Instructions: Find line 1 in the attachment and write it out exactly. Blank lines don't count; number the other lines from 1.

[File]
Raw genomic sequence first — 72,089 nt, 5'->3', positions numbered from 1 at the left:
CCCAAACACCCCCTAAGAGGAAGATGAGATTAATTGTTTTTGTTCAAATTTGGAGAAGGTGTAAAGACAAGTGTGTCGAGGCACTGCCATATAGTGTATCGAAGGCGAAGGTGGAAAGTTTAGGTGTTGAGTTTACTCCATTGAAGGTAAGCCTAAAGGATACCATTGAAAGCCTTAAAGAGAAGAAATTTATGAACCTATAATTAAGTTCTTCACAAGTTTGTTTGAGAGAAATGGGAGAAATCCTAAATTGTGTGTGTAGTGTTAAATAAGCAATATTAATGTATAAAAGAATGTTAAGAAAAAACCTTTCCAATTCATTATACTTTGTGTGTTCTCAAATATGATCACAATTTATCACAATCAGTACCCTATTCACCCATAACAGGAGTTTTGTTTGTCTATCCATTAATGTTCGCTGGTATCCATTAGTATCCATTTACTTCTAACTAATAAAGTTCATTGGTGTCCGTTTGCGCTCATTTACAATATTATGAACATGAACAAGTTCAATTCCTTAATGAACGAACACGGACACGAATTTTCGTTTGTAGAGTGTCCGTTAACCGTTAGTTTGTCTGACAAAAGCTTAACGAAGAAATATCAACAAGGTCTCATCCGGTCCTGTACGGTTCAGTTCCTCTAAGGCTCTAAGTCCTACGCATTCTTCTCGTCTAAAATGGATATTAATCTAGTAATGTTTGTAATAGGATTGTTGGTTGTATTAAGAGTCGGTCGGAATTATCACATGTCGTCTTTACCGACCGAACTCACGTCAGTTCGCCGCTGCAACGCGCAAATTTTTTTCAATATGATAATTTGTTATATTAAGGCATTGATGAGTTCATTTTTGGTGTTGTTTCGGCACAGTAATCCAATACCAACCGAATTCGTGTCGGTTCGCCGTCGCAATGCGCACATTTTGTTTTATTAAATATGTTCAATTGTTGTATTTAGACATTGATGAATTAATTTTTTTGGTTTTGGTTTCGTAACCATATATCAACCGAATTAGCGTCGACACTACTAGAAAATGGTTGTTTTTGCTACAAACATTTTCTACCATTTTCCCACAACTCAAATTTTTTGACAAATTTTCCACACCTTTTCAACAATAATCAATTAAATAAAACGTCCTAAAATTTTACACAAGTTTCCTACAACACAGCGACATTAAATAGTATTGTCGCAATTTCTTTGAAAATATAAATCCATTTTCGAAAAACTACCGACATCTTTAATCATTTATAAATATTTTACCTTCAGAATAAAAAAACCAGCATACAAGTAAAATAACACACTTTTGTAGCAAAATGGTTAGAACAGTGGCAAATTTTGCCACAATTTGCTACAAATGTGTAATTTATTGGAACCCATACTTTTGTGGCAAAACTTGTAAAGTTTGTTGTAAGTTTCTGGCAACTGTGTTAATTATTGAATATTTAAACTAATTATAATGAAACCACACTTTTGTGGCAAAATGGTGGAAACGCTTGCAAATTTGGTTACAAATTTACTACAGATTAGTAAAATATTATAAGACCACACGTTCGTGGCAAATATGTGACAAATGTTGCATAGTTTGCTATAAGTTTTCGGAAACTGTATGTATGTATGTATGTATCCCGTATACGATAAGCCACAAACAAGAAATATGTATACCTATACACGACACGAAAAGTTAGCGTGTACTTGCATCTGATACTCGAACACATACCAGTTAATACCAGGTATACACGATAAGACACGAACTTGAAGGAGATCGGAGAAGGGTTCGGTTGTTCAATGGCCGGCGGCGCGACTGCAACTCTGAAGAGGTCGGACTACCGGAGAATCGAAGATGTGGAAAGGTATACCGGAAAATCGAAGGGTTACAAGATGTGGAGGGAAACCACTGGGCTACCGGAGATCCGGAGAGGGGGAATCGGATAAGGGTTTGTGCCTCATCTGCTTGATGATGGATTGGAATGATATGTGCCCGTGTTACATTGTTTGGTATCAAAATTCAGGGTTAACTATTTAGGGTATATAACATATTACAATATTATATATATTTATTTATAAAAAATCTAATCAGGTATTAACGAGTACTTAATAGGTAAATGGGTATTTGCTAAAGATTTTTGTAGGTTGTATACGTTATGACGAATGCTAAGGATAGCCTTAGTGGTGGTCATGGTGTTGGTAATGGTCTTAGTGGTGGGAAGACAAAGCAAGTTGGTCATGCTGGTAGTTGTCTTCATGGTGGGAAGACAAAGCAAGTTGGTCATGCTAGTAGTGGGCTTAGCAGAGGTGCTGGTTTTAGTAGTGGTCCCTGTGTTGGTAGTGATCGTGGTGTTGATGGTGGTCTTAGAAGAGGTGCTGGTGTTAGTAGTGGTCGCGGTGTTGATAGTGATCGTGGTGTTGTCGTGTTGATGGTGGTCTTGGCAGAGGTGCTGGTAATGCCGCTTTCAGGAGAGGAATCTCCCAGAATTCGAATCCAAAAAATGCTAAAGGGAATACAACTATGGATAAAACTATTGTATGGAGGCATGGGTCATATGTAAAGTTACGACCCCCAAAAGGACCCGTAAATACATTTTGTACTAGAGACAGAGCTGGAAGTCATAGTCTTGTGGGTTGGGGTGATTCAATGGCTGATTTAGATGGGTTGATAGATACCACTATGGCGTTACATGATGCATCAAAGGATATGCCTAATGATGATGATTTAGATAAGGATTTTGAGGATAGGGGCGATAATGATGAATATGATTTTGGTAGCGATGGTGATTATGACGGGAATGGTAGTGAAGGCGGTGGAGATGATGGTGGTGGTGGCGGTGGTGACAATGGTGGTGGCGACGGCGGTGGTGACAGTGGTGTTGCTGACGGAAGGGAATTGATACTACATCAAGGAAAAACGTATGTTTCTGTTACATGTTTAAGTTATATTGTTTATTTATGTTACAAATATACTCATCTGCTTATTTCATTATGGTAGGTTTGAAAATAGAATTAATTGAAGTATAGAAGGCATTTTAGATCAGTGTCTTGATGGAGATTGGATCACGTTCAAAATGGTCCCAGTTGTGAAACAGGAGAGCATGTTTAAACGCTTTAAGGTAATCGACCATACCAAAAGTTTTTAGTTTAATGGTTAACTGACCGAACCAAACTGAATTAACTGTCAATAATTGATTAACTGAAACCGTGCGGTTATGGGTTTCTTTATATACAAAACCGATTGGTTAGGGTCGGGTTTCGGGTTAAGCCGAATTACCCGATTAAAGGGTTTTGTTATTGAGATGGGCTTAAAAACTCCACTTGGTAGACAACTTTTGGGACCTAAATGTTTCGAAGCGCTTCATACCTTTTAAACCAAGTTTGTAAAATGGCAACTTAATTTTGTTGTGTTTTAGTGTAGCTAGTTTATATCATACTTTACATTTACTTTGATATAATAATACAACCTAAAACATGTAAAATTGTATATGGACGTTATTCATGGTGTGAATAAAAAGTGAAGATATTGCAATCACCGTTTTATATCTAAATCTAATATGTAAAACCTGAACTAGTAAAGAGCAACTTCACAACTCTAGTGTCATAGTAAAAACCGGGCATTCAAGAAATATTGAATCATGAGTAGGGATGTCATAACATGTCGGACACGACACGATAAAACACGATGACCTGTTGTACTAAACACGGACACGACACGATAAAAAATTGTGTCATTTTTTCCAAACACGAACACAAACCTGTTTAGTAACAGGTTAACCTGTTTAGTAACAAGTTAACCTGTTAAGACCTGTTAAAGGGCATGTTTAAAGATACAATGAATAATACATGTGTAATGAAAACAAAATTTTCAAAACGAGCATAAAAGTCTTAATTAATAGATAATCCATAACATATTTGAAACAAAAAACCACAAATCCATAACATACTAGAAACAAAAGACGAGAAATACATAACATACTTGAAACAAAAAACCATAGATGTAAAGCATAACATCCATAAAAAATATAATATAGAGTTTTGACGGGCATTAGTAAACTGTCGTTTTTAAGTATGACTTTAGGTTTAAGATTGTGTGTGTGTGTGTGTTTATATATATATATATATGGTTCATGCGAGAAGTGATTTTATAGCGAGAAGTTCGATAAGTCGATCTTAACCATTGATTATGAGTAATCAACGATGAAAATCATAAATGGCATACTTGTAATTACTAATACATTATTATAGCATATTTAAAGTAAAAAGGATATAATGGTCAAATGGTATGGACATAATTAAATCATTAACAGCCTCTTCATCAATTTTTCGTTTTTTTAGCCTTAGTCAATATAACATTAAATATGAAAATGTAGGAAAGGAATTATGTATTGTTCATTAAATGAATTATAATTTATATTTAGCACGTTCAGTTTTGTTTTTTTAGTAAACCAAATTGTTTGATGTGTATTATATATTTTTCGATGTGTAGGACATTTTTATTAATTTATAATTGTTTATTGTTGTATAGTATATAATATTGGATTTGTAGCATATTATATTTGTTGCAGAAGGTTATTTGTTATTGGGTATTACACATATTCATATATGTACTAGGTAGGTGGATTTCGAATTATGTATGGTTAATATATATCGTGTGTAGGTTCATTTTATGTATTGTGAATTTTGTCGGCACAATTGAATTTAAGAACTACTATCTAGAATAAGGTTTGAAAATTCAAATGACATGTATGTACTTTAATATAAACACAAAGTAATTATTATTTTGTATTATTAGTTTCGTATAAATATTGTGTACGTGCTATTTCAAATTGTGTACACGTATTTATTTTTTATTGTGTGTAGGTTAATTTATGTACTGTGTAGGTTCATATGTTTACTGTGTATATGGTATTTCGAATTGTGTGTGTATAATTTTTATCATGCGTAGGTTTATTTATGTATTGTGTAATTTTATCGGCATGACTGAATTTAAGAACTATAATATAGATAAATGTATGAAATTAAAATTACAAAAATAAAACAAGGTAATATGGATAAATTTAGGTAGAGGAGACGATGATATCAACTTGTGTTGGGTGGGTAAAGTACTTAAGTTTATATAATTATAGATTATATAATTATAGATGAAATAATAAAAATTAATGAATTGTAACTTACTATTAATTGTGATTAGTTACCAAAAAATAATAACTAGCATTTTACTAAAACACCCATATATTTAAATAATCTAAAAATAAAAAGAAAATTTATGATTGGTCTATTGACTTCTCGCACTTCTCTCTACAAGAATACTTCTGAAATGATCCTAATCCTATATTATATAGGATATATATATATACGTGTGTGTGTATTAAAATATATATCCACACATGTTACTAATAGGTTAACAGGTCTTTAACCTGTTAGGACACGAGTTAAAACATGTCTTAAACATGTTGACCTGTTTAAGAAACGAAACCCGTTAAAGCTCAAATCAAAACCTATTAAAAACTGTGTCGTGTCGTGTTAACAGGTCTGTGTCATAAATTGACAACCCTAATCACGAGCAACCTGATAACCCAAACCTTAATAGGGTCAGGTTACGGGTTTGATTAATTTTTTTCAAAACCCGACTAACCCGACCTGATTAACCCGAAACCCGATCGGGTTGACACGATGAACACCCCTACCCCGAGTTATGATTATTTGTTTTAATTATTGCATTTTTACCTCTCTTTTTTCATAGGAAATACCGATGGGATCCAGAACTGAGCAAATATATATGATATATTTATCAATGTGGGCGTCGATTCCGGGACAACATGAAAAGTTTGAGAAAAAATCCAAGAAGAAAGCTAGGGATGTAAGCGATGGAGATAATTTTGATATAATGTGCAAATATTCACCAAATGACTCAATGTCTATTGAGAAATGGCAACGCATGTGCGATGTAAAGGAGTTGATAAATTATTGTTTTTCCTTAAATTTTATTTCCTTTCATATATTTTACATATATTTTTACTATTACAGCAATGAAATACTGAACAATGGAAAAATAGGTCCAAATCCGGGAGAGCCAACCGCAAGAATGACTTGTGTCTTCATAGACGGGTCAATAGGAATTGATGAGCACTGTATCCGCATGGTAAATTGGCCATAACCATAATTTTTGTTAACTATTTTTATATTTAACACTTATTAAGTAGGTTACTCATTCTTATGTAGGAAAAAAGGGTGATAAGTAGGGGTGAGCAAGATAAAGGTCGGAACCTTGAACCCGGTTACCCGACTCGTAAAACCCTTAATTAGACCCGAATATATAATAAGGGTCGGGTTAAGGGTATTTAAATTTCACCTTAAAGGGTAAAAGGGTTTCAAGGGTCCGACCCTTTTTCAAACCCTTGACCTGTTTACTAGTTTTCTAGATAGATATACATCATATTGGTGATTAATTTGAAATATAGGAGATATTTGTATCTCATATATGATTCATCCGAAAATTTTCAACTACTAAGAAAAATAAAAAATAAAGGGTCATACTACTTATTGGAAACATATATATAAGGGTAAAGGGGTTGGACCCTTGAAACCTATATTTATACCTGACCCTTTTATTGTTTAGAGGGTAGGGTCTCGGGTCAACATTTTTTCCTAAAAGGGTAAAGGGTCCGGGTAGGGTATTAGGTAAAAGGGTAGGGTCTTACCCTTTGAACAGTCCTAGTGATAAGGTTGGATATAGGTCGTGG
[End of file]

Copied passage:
Raw genomic sequence first — 72,089 nt, 5'->3', positions numbered from 1 at the left: